Under its social welfare programme, the Karachi Electric Supply Company would foot the monthly power bill of the Marie Adelaide Leprosy Centre.
With its headquarters in Karachi, the healthcare facility is one of the largest non-governmental organisations in the country, providing free medical aid to a large number of patients of leprosy, tuberculosis and different eye diseases.
The cure rate of leprosy patients is 97 per cent at the centre, which has treated over 800 leprosy patients; operated 4,575 eye patients; and has registered over 10,000 tuberculosis patients by the end of last year.
The memorandum of understanding was signed by the power utility’s CEO, Tabish Gauhar, and Dr Ruth Pfau, the founder member and vice president of the leprosy centre.
“The MALC is extremely thankful to the KESC and highly appreciates its contribution toward the un-served communities of the country. It would not have been possible for us to sustain the leprosy centre without the help of such benevolent organisations. The savings generated through subsidised electricity would help us in serving the patients better and providing them better medicines to live in a society where they are usually treated as outcasts,” Dr Pfau stated in her message.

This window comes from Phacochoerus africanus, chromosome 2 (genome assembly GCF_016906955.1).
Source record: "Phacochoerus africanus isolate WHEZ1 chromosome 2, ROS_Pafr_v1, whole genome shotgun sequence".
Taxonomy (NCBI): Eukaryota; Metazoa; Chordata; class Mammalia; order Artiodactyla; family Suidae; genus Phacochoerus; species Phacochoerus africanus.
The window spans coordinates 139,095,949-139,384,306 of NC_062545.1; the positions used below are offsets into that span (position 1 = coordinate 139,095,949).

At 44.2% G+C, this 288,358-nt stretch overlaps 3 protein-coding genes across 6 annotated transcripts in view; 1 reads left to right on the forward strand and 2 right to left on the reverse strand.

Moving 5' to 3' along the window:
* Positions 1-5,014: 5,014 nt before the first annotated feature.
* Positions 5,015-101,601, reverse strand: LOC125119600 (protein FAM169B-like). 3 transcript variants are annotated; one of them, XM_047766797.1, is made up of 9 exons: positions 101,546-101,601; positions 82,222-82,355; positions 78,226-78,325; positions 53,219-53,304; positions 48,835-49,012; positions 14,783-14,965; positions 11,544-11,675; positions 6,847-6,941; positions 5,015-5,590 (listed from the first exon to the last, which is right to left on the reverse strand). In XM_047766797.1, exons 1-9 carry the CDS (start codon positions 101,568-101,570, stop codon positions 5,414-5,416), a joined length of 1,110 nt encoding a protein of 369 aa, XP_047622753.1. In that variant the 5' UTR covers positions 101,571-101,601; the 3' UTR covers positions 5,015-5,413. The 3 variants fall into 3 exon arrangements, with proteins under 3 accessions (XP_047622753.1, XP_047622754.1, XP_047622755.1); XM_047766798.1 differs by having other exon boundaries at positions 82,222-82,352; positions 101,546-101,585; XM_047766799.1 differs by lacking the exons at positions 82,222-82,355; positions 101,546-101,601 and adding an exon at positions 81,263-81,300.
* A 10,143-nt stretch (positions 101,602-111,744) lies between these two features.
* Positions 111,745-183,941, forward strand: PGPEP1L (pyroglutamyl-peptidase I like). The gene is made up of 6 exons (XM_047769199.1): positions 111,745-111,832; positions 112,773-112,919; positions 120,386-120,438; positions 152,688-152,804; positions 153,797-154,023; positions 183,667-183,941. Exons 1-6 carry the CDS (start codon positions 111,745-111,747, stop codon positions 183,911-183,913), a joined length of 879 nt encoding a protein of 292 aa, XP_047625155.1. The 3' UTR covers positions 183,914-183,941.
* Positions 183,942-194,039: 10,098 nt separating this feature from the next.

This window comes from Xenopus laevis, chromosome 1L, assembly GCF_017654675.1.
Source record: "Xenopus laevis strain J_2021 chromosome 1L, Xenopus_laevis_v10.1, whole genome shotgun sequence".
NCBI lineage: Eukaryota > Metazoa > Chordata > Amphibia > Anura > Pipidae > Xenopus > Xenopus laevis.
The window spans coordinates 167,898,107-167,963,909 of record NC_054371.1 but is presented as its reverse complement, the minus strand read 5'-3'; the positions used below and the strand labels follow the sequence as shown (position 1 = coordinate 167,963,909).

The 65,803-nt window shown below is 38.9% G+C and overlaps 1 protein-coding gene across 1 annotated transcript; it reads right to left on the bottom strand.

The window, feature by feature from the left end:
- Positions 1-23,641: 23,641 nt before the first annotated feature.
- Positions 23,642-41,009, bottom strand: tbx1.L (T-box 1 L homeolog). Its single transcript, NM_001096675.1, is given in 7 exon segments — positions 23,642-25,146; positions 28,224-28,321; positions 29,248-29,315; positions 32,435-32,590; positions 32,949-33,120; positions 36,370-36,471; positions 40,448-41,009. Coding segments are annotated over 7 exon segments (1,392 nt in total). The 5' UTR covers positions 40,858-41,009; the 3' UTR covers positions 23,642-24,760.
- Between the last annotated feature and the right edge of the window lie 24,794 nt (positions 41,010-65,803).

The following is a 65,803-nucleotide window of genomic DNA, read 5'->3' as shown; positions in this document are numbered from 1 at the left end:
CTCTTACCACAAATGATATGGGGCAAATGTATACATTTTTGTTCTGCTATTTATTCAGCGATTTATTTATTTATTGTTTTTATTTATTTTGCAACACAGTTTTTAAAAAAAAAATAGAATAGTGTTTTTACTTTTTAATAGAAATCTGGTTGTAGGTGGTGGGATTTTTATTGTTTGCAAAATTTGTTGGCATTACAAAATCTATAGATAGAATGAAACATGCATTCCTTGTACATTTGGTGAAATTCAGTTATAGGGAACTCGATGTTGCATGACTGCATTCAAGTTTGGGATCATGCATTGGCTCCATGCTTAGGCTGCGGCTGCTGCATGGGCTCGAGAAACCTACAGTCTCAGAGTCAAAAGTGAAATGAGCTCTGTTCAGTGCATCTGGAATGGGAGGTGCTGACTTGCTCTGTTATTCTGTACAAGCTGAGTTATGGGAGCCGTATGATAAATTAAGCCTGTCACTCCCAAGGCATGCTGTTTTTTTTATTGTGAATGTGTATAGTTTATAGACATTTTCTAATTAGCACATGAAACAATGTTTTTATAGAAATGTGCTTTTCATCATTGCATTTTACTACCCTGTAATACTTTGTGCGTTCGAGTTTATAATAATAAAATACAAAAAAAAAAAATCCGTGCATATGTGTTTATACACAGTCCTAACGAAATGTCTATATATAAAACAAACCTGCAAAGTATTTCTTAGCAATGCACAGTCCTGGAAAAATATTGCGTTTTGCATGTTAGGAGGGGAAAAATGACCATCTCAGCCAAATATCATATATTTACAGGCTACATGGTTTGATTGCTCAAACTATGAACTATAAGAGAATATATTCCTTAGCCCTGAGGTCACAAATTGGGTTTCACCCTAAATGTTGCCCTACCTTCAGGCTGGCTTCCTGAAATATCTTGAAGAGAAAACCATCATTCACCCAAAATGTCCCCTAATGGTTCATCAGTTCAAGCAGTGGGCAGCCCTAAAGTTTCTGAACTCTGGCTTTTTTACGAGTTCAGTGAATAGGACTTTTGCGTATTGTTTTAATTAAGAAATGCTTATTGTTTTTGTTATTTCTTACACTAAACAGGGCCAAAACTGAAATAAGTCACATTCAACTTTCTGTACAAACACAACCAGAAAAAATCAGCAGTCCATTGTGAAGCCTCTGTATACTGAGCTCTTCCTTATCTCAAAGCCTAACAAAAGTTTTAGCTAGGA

Aimed at providing relief to social welfare organisations in the health and education sectors, the KESC had earlier signed a similar memorandum with the Indus Hospital, under which the power utility would bear 50 per cent of the hospital’s monthly electricity bills.
The KESC would be extending similar relief to various healthcare and educational institutions serving the poor on purely humanitarian grounds.
The power company would foot the electricity bills of these welfare entities in part or in full.
In order to get the KESC’s favour, the institution must be providing at least 70 per cent of its services free of charge or at minimal charges. The entity must be a non-profit institution, totally non-political and non-government institution, and not associated or linked to any business houses. The organisation must annually impact a minimum of 5,000 individuals belonging to underprivileged segments of the society.
Published in The Express Tribune, October 1st, 2012.
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